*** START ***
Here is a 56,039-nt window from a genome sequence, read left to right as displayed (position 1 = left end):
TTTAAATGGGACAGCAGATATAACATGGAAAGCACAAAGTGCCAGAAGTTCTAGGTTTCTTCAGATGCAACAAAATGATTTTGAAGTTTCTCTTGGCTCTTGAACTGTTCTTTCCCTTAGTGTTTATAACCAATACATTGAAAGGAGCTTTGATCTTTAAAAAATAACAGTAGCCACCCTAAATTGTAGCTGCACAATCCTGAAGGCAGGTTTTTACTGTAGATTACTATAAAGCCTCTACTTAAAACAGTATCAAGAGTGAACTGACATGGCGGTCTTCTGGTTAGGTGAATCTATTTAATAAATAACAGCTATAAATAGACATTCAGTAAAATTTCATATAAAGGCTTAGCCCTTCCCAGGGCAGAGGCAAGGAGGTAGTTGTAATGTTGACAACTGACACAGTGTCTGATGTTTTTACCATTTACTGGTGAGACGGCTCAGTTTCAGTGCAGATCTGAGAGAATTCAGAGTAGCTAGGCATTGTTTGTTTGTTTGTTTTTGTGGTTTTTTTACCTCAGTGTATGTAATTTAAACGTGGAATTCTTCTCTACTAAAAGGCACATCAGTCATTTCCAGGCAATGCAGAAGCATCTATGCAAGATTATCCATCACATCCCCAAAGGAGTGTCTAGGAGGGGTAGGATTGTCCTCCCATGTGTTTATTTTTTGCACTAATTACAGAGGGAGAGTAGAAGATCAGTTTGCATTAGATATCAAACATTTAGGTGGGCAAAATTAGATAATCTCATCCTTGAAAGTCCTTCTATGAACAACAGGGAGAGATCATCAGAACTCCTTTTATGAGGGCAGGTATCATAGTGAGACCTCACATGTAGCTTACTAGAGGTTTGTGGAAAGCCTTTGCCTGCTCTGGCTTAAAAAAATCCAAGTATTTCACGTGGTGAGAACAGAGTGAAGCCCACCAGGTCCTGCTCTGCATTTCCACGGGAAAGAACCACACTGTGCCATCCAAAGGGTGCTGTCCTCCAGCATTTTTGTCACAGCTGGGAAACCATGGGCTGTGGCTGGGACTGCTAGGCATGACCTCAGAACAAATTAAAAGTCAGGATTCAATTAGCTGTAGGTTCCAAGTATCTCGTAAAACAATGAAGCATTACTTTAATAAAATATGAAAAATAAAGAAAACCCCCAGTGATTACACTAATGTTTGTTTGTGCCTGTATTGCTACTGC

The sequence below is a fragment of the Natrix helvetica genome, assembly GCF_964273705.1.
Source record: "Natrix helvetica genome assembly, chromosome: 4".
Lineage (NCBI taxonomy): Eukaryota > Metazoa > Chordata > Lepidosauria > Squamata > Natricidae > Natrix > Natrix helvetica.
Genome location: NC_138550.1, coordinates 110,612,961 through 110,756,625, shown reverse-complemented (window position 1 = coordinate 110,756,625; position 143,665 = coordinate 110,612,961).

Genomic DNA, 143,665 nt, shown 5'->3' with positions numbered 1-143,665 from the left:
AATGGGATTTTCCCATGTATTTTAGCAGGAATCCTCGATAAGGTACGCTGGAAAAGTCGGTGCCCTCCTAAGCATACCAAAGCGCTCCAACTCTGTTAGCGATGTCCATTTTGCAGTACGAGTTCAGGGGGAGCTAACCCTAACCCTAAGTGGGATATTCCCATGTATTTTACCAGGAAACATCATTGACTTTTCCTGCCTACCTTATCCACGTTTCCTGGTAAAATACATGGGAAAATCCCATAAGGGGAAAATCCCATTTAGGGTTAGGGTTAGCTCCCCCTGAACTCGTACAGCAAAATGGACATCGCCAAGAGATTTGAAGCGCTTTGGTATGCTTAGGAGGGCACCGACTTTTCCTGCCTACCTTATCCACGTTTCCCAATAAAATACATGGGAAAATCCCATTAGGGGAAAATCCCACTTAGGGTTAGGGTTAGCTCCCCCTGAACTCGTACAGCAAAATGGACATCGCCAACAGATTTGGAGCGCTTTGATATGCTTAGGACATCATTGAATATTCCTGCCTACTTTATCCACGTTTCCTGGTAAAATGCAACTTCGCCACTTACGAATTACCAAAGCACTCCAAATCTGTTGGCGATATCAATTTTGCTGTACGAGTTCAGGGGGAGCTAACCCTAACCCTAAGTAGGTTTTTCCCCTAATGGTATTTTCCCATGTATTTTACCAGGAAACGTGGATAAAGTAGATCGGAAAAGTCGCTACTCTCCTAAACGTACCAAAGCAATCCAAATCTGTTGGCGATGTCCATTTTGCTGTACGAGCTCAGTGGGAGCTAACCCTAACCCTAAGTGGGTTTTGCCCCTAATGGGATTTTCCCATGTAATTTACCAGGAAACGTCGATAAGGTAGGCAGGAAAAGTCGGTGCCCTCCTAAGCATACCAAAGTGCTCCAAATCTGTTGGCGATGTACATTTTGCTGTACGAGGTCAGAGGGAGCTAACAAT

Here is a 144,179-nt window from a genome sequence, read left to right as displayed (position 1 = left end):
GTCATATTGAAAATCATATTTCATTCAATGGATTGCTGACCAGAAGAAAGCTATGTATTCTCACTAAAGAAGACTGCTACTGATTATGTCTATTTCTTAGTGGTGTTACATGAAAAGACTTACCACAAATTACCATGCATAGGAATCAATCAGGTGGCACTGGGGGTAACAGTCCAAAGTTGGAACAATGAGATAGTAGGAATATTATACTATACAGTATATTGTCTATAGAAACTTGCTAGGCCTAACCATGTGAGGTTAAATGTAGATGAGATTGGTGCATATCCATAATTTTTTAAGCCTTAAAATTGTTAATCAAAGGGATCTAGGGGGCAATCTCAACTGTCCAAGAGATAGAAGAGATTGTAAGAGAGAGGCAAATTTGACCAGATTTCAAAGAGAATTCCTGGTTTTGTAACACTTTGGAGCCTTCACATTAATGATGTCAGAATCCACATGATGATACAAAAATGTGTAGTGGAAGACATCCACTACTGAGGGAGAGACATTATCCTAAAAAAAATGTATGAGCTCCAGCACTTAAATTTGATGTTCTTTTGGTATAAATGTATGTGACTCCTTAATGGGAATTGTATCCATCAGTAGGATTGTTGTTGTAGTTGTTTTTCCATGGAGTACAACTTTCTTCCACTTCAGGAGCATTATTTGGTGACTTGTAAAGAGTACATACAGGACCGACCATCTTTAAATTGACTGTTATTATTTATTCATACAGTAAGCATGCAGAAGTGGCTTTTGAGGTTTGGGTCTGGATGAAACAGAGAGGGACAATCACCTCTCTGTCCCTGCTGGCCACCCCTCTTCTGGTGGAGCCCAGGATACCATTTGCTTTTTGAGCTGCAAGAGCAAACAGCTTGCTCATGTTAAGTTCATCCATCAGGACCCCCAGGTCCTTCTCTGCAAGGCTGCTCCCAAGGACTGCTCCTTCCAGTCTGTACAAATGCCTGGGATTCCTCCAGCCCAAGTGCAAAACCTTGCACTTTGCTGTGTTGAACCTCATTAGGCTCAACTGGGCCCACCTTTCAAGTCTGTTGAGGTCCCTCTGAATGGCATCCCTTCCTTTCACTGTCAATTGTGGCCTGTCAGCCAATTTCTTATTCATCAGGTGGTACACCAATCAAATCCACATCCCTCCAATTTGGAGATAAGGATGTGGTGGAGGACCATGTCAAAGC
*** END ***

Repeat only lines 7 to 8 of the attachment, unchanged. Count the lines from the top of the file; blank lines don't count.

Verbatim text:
Genomic DNA, 143,665 nt, shown 5'->3' with positions numbered 1-143,665 from the left:
AATGGGATTTTCCCATGTATTTTAGCAGGAATCCTCGATAAGGTACGCTGGAAAAGTCGGTGCCCTCCTAAGCATACCAAAGCGCTCCAACTCTGTTAGCGATGTCCATTTTGCAGTACGAGTTCAGGGGGAGCTAACCCTAACCCTAAGTGGGATATTCCCATGTATTTTACCAGGAAACATCATTGACTTTTCCTGCCTACCTTATCCACGTTTCCTGGTAAAATACATGGGAAAATCCCATAAGGGGAAAATCCCATTTAGGGTTAGGGTTAGCTCCCCCTGAACTCGTACAGCAAAATGGACATCGCCAAGAGATTTGAAGCGCTTTGGTATGCTTAGGAGGGCACCGACTTTTCCTGCCTACCTTATCCACGTTTCCCAATAAAATACATGGGAAAATCCCATTAGGGGAAAATCCCACTTAGGGTTAGGGTTAGCTCCCCCTGAACTCGTACAGCAAAATGGACATCGCCAACAGATTTGGAGCGCTTTGATATGCTTAGGACATCATTGAATATTCCTGCCTACTTTATCCACGTTTCCTGGTAAAATGCAACTTCGCCACTTACGAATTACCAAAGCACTCCAAATCTGTTGGCGATATCAATTTTGCTGTACGAGTTCAGGGGGAGCTAACCCTAACCCTAAGTAGGTTTTTCCCCTAATGGTATTTTCCCATGTATTTTACCAGGAAACGTGGATAAAGTAGATCGGAAAAGTCGCTACTCTCCTAAACGTACCAAAGCAATCCAAATCTGTTGGCGATGTCCATTTTGCTGTACGAGCTCAGTGGGAGCTAACCCTAACCCTAAGTGGGTTTTGCCCCTAATGGGATTTTCCCATGTAATTTACCAGGAAACGTCGATAAGGTAGGCAGGAAAAGTCGGTGCCCTCCTAAGCATACCAAAGTGCTCCAAATCTGTTGGCGATGTACATTTTGCTGTACGAGGTCAGAGGGAGCTAACAAT